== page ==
SAS to feature star-studded field



CARY -- The field at this year's SAS Championship features 15 golfers who have won majors on the PGA Tour.

There are also eight World Golf Hall of Fame members: Ben Crenshaw, Hale Irwin, Tom Kite, Bernhard Langer, Larry Nelson, Nick Price, Curtis Strange and Lee Trevino.

Fred Couples, Mark Calcavecchia and Tommy Armour III are among the list of golfers making their first appearances at SAS, playing beside some of the Champions Tour's top money earners of 2009.

Golf eras spanning decades were represented at Prestonwood Country Club on Tuesday, with Strange taking practice swings on the driving range two spots down from Crenshaw. Up from them, defending SAS champion Tom Pernice Jr. worked with his irons.

"I wouldn't miss it," said Strange, a Wake Forest graduate who lives in Morehead City.

Tournament officials were making final preparations for what they are calling the strongest field in the tournament's 10-year history. Players tee off on Friday morning for the 54-hole, no-cut event where they'll compete on the Tom Jackson-designed course - a par-72, 7,212-yard layout - for a $2.1 million purse with a winner's share of $315,000.

Langer, the Champions Tour player of the year in 2009, enters the tournament with one of the hottest swings on tour, having won five tournaments this season. He is in position to win his third consecutive player of the year award and possibly finish atop the Charles Schwab Cup standings for the first time.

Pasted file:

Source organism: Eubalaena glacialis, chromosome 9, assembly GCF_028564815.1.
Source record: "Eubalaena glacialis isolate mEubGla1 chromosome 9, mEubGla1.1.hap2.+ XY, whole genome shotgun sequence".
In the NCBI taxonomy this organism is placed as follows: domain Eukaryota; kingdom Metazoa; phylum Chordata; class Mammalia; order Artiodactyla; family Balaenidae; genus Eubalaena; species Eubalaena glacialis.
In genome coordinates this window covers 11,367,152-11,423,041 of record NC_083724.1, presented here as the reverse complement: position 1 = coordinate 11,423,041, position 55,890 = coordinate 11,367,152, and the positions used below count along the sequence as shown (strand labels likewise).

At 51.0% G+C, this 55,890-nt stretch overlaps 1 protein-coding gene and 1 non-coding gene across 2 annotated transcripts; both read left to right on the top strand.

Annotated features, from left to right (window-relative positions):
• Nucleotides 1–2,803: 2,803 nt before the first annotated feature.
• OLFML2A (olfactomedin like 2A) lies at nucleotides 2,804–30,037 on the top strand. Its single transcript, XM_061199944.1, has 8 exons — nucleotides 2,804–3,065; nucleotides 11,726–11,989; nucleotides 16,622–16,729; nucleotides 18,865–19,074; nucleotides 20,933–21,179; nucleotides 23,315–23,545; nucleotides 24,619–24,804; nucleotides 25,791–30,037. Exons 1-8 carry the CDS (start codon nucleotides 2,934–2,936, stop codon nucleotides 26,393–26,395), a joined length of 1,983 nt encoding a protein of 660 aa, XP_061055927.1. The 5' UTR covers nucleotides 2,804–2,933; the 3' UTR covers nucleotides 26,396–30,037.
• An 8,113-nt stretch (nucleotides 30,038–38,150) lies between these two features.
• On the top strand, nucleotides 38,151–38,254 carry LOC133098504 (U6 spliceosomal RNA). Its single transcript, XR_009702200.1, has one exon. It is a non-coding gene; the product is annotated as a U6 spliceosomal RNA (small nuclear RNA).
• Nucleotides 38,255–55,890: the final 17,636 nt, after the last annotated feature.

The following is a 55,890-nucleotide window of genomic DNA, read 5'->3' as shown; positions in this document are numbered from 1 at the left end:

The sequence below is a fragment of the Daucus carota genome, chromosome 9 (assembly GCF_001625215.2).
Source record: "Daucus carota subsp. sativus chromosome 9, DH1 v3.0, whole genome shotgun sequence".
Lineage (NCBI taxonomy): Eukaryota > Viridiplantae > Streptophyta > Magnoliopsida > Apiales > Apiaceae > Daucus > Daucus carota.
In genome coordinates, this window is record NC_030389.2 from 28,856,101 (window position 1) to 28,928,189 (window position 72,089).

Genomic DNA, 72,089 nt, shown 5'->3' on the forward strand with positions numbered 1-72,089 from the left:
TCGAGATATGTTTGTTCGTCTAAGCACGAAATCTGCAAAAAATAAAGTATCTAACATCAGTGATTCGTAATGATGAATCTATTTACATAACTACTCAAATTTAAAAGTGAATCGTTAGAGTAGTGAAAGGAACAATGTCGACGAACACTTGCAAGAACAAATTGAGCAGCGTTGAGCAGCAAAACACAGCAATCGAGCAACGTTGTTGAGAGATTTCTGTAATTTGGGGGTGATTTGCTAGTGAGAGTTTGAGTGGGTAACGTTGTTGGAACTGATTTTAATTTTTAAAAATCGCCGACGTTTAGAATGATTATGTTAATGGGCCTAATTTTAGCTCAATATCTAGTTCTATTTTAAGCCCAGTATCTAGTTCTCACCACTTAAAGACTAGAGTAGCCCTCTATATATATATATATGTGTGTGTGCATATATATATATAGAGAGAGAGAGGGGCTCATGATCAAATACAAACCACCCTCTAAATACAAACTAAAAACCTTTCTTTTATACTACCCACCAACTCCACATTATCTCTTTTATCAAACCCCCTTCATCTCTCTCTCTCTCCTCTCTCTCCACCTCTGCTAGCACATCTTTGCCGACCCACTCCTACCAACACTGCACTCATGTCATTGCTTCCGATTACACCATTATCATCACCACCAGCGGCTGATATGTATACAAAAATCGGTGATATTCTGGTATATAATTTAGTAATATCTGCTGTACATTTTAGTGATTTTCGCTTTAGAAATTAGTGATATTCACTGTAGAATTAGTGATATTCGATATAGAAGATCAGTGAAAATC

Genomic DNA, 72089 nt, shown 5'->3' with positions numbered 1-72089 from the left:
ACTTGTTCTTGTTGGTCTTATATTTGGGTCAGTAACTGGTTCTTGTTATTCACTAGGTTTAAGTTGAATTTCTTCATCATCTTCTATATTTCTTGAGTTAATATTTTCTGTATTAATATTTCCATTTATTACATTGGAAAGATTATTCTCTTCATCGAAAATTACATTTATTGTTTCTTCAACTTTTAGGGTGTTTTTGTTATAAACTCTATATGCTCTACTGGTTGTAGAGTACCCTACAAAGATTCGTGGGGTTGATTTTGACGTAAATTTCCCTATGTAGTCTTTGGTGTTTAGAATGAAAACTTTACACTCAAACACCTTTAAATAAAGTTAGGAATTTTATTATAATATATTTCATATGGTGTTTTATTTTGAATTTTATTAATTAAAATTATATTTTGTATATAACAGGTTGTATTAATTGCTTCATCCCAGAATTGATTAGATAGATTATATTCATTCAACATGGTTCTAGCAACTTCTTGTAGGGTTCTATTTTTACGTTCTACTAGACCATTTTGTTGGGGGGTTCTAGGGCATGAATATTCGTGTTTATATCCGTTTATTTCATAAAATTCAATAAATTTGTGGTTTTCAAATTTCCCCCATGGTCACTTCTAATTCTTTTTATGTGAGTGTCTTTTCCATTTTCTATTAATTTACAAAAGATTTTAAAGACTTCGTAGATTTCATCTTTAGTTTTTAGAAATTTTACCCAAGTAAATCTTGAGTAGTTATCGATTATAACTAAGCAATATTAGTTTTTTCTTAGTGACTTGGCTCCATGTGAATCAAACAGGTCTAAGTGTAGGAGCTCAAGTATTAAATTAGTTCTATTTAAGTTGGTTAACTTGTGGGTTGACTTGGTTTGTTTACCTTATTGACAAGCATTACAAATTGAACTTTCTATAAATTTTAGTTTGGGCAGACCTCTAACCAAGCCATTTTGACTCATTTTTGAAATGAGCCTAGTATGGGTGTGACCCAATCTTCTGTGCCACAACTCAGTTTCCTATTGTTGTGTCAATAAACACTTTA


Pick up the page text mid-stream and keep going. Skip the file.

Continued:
The golfer who collects the most Schwab Cup points earns $1 million, which was awarded to Loren Roberts last season.

Pushing Langer is tour rookie Couples, who won three of his first four starts and has finished in the top five six times in eight events. He was runner-up to Tom Lehman at the Senior PGA Championship and runner-up to Langer at the U.S. Senior Open.

This week's event presents an opportunity for golfers with only five tournaments remaining. Strong top-10 performances could help them collect Schwab Cup points. The top 30 money-winners after the season-ending AT&T Championship earn a berth in the Charles Schwab Cup Championship from Nov. 4-7.

This season, 13 Champions Tour events have been won with double-digit, under-par scores. Ten 54-hole events have been won with sub-200 scores, with an overall Tour winner's scoring average of 65.90.

"These guys can still play," Trevino said. "You'll see some great scores. I think it's going to be one of the best tournaments we've had in a long time."

Trevino, 71, has limited his appearances to six tournaments a season, including the SAS. It's an event he appreciates because of the warm galleries, large purses and superb clubhouse food.

"We love coming back," he said.

Crenshaw, playing in his 15th event this season, agreed - even if his game hasn't agreed with him.

"Dr. [Jim] Goodnight [the CEO of SAS] has put on a wonderful show," Crenshaw said. "They've made a great commitment to us. And we appreciate it."

Many of the Champions Tour golfers appreciate the opportunity to extend their playing careers on the circuit sponsored by the PGA Tour.

Ted Schulz, 51, won the Home Care & Hospice First Tee at Pebble Beach on Sept. 5, ending a 19-year, six-month, 12-day drought since his last victory in 1991 at the Nissan Los Angeles Open on the PGA Tour.

After taking an eight-year break, when he worked as a teaching professional at a country club, Schulz returned to tour golf and joined the Champions circuit.

He has worked to refine his game, calling the environment friendly yet ultra competitive.

"It's not as laid back as people think," he said. "You have to work hard and play hard. It's not a whole lot unlike the regular tour."

Strange, 55, makes his first appearance on tour since April when he played in the Liberty Mutual Legends of Golf event. It's his sixth event this season.

"It's home," he said. "It's one of our better weeks."